Of course Ben and Tracey were students themselves at the time and when they joined together to form EBTG they created the uber student couple. Art college was probably a little weirder than regular university (at least I hope it was) but I’m sure the same rules still applied: everyone listened to The Smiths and New Order, lived on beans on toast, got their hair cut by the local barber (mine was called Eric The Razor), bought their clothes second-hand from charity shops or vintage 50s emporiums like Flip, and Ben and Tracey’s gentle acoustic pop was what you heard drifting from student rooms late at night — the soundtrack to many a miserable night alone with a book or, if you were lucky, inexperienced fumblings with the bra of some cute indie girl. We were all so much younger then.
Bryan Ferry recently got into a spot of bother for saying that he thought Nazi iconography was “really beautiful” and found himself having to deny that he was a closet goose-stepper. Quite ridiculous really, Bryan may be a bit of a Tory these days but I don’t think any man who names his first son after Otis Redding could be considered a Nazi.
The thing is, he was right. On a purely aesthetic level the films of Leni Riefenstahl and the buildings of Albert Speerare beautiful, as are the posters, the rallies, and the suave uniforms — the Nazis were masters of staging and presentation, selling something terrible by making it look sexy.
The Skids flirted with similar controversy when their 1979 album “Days In Europa” appeared with a sleeve image of a noble, God-like athlete and an Aryan beauty that looked lifted straight from a poster for the notorious 1936 Berlin Olympics complete with very Germanic Gothic lettering (in fact it’s a pastiche by illustrator Mick Brownfield.) I don’t remember anyone seriously suggesting that the band were Nazis, they were just being very naive in their plundering of art history, but the sleeve (and song titles like “The Olympian” and “Dulce et Decorum Est (Pro Patria Mori)” which translates as “It is a sweet and glorious thing (to die for one’s country)”) did bring up the same unfortunate associations that Joy Division were also dogged with, and the late 1970s weren’t a good time to be mucking about with fascist imagery when there were real neo-Nazis marching on the streets of England. So when the album was remixed a year later (the record company wanted to put a more commercial gloss on Bill Nelson’s original production) it was issued in a completely different sleeve. Though the band put their foots in it again when their next album came with a bonus record called “Strength Through Joy.” You think they’d have been studying their history books a bit closer by then.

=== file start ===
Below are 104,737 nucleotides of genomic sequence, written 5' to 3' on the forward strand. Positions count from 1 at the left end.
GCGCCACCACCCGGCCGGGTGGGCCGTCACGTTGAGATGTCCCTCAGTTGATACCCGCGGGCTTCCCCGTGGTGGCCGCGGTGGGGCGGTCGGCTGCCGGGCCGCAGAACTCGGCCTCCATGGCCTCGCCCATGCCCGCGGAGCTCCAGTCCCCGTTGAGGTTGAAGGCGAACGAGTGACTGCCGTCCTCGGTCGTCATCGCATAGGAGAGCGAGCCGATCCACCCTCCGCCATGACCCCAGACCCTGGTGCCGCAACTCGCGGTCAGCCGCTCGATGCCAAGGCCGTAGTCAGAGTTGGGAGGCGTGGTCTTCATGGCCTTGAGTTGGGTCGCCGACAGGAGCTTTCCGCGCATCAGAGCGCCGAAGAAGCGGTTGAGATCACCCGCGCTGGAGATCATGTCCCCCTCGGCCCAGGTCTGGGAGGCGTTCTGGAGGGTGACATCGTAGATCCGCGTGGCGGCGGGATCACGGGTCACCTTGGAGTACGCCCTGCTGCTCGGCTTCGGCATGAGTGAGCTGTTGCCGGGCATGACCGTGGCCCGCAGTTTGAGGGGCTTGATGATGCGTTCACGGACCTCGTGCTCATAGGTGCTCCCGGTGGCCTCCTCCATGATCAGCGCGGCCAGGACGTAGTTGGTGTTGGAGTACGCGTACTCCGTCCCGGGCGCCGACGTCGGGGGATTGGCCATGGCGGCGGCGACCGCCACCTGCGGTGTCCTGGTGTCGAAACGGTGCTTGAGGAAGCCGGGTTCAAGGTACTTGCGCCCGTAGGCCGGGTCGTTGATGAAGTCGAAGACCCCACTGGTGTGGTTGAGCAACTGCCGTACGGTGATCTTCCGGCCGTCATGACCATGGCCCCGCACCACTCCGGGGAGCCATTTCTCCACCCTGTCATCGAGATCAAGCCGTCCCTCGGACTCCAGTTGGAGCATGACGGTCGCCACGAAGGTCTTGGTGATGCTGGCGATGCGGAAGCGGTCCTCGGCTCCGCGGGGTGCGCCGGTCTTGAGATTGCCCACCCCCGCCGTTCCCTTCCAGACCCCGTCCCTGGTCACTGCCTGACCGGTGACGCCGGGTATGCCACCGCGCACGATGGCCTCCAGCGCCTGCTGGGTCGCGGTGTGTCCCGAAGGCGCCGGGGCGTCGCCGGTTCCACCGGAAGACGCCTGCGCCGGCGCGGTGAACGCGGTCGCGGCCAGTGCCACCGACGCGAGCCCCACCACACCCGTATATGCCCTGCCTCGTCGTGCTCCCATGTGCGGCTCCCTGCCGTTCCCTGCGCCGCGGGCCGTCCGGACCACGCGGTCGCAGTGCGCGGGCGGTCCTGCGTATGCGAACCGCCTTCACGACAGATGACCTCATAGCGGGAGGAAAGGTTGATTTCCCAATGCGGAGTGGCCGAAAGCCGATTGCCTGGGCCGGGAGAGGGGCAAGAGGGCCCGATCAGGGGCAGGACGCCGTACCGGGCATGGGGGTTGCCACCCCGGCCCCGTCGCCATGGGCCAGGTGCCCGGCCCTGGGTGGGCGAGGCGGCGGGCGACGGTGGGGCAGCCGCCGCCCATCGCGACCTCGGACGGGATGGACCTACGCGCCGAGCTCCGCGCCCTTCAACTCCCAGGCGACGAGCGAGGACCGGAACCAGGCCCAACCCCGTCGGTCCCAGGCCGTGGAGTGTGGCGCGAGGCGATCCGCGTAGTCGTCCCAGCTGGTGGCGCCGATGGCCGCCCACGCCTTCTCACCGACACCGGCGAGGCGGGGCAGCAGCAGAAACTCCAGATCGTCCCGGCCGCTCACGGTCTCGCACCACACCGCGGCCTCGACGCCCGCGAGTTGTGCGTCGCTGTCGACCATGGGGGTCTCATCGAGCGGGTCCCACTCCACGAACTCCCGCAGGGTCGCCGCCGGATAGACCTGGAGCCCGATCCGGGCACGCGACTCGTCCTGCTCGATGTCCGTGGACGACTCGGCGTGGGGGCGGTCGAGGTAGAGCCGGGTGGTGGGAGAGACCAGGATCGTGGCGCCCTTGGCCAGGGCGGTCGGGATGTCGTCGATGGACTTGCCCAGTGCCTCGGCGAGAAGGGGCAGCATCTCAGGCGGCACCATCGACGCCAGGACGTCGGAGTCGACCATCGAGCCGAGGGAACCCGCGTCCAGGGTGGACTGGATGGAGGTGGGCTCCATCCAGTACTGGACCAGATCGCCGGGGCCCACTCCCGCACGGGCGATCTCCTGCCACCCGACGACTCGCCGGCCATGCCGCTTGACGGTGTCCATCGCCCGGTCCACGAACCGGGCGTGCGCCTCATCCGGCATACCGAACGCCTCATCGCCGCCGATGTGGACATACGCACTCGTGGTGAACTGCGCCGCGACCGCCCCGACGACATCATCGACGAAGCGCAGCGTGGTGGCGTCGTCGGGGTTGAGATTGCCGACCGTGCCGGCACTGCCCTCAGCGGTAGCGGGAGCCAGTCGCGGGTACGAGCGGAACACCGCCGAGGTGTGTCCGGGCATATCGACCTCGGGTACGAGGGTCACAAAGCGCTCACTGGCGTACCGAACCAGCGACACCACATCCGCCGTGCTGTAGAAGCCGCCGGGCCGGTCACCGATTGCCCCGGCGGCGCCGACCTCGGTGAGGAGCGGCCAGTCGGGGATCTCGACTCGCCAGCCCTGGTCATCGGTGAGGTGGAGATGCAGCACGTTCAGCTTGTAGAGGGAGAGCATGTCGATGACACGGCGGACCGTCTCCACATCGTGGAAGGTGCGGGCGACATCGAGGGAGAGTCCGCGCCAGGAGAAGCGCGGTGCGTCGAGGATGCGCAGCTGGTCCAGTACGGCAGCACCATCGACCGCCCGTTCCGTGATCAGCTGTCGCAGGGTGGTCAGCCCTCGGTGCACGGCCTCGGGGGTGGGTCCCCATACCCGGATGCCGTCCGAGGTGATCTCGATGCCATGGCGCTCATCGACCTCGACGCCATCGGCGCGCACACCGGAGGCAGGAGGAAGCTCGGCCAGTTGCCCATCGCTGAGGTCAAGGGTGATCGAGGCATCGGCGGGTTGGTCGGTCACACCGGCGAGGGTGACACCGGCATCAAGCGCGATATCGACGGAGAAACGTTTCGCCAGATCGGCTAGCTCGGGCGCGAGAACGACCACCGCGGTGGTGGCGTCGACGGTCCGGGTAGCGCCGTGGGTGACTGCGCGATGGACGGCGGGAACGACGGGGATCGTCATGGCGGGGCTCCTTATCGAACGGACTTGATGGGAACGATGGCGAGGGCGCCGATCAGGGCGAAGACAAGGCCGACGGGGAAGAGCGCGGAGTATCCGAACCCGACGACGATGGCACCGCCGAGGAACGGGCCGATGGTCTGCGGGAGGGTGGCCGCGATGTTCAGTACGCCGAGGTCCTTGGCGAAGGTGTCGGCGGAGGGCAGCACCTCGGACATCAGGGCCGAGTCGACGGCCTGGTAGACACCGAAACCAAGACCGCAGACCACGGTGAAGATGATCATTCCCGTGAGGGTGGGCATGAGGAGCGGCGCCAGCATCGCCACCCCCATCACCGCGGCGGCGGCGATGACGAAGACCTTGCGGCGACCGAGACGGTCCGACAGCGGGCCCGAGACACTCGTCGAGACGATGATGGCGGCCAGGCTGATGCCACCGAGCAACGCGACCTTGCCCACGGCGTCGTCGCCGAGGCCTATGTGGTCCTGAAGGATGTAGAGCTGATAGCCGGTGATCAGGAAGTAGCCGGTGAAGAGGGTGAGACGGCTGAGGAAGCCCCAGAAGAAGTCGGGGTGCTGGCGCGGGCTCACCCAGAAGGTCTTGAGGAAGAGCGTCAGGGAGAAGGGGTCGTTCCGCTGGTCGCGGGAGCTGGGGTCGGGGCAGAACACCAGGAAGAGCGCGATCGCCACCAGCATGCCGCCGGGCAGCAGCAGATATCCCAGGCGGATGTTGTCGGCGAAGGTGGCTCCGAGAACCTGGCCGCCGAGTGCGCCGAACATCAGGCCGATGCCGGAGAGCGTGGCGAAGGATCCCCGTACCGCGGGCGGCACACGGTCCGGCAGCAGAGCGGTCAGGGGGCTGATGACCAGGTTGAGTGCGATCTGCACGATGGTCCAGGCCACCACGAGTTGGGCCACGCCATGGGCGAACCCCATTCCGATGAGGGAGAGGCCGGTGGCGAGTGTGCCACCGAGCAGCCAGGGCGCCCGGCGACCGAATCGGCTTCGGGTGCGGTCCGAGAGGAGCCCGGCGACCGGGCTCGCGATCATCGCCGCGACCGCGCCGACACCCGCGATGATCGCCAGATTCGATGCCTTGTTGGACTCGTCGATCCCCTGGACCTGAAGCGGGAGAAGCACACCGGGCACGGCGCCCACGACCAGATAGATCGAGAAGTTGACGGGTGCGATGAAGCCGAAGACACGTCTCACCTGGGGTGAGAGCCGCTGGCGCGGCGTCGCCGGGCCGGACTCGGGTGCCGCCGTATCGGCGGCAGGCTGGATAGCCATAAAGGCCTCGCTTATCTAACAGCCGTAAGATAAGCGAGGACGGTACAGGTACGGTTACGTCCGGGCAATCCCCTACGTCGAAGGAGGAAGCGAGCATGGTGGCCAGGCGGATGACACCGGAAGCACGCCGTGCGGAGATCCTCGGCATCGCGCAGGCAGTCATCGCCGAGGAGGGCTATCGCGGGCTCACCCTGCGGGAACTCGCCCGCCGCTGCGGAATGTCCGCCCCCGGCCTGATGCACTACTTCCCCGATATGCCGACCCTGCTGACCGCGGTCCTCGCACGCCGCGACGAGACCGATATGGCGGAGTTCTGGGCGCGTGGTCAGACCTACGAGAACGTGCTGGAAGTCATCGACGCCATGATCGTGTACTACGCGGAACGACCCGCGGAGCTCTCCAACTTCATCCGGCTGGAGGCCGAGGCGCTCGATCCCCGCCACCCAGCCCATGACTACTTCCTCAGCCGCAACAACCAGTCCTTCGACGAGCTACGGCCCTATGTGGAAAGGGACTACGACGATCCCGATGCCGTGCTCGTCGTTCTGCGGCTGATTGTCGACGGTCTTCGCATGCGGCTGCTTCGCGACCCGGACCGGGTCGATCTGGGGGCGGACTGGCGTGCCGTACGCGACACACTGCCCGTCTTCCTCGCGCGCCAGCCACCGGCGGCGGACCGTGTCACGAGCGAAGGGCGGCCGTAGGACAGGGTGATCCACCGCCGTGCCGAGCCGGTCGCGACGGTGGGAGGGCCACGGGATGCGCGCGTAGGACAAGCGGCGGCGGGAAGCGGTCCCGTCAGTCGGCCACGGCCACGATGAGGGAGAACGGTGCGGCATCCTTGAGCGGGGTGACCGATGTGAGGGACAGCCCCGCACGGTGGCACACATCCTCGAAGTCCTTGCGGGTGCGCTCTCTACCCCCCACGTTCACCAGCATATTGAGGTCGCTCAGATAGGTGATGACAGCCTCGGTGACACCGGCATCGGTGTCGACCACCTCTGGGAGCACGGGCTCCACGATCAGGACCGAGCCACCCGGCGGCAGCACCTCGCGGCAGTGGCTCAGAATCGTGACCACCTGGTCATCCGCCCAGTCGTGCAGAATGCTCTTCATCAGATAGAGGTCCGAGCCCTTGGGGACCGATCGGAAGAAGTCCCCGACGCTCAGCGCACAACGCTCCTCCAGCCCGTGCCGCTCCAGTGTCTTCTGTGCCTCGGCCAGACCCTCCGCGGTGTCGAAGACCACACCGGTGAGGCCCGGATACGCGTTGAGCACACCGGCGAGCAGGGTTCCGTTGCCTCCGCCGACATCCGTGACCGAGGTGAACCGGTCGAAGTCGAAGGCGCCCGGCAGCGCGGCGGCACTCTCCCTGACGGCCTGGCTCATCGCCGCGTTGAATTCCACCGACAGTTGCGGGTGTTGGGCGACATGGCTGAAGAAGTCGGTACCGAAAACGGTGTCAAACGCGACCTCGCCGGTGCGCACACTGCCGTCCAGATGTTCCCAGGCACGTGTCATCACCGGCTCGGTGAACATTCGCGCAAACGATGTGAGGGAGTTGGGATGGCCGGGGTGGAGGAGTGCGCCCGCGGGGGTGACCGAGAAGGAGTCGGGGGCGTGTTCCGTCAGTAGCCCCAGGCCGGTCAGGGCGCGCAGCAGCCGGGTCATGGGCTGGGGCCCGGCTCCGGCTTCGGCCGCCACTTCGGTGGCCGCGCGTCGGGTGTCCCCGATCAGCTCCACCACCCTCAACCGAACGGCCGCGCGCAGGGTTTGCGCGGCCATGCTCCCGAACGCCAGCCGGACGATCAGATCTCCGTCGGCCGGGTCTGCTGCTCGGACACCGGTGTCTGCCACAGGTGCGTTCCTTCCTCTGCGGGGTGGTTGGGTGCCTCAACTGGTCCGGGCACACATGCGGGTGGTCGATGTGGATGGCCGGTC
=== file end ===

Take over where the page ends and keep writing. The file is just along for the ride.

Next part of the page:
But let’s face it, a lot of post-punk did sound like fascist music. The thundering dynamics, martial drumming and violent guitars (not to mention the severe haircuts) of The Skids (and Joy Division, Killing Joke, Theatre of Hate) had all the aggressive Wagnerian Sturm und Drang of a stormtrooper blitzkrieg. With his hearty singing over their big, anthemic songs like “Working For The Yankee Dollar” lead singer Richard Jobson came across like a General leading troops into battle, and the slower “Animation” marches along like the Wehrmacht rolling over Poland. Still tremendous bloody records though, U2 stole a lot of their sound but they were such nice Catholic boys they made it sound wholesome.
(I met Richard Jobson a couple of times, he was friends with a bloke I used to work for. Very nice chap I must say and surprisingly unpretentious, more interested in talking about football than art — or Hitler.)